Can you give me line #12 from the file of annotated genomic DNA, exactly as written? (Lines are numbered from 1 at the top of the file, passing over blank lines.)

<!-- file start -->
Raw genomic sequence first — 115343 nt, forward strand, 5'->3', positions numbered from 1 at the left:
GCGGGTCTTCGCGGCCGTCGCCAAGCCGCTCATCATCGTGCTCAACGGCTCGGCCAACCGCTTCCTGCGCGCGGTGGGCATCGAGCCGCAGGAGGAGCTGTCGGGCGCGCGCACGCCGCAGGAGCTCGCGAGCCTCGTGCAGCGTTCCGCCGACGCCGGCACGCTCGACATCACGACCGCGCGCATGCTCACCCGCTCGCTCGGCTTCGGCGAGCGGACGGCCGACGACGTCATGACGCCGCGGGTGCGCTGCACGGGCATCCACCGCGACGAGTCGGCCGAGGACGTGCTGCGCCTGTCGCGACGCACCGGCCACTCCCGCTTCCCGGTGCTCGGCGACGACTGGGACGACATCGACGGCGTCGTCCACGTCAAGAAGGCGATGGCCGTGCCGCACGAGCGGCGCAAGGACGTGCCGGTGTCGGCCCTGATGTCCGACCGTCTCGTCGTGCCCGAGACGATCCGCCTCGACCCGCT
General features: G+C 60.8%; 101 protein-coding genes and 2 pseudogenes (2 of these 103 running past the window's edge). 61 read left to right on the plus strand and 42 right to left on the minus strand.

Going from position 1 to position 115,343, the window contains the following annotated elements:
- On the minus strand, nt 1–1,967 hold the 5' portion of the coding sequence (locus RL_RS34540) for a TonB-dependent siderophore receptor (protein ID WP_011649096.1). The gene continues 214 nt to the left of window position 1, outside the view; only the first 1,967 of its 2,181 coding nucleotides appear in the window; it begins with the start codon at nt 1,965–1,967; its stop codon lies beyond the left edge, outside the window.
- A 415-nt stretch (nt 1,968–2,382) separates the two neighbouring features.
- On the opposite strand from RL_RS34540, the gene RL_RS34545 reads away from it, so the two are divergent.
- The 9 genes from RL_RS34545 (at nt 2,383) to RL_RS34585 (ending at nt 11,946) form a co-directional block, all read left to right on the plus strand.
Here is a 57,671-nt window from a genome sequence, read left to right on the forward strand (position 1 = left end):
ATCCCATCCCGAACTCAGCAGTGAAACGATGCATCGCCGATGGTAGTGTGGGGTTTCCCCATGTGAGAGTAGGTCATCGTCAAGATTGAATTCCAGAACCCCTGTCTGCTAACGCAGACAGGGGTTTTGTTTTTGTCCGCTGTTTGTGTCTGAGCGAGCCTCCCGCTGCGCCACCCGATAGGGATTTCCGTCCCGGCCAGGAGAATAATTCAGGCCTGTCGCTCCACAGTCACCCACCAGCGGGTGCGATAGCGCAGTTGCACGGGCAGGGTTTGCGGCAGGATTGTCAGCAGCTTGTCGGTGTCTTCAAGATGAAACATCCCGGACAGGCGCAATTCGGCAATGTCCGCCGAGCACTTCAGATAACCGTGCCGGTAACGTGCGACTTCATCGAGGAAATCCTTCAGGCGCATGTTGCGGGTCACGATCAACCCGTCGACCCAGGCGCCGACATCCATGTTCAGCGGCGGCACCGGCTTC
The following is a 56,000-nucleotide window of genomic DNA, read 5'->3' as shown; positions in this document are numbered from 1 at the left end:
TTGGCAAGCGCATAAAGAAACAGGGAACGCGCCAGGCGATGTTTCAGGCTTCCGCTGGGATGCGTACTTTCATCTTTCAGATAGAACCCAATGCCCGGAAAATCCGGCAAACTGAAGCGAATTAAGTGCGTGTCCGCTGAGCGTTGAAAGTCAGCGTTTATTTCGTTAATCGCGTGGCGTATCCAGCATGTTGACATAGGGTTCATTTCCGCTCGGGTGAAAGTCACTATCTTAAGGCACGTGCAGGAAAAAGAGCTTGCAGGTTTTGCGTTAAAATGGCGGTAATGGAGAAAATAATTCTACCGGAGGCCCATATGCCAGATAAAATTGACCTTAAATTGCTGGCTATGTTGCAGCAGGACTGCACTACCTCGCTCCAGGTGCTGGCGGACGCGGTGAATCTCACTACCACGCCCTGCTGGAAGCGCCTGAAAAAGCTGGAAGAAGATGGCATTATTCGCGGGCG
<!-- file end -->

TTGGCAAGCGCATAAAGAAACAGGGAACGCGCCAGGCGATGTTTCAGGCTTCCGCTGGGATGCGTACTTTCATCTTTCAGATAGAACCCAATGCCCGGAAAATCCGGCAAACTGAAGCGAATTAAGTGCGTGTCCGCTGAGCGTTGAAAGTCAGCGTTTATTTCGTTAATCGCGTGGCGTATCCAGCATGTTGACATAGGGTTCATTTCCGCTCGGGTGAAAGTCACTATCTTAAGGCACGTGCAGGAAAAAGAGCTTGCAGGTTTTGCGTTAAAATGGCGGTAATGGAGAAAATAATTCTACCGGAGGCCCATATGCCAGATAAAATTGACCTTAAATTGCTGGCTATGTTGCAGCAGGACTGCACTACCTCGCTCCAGGTGCTGGCGGACGCGGTGAATCTCACTACCACGCCCTGCTGGAAGCGCCTGAAAAAGCTGGAAGAAGATGGCATTATTCGCGGGCG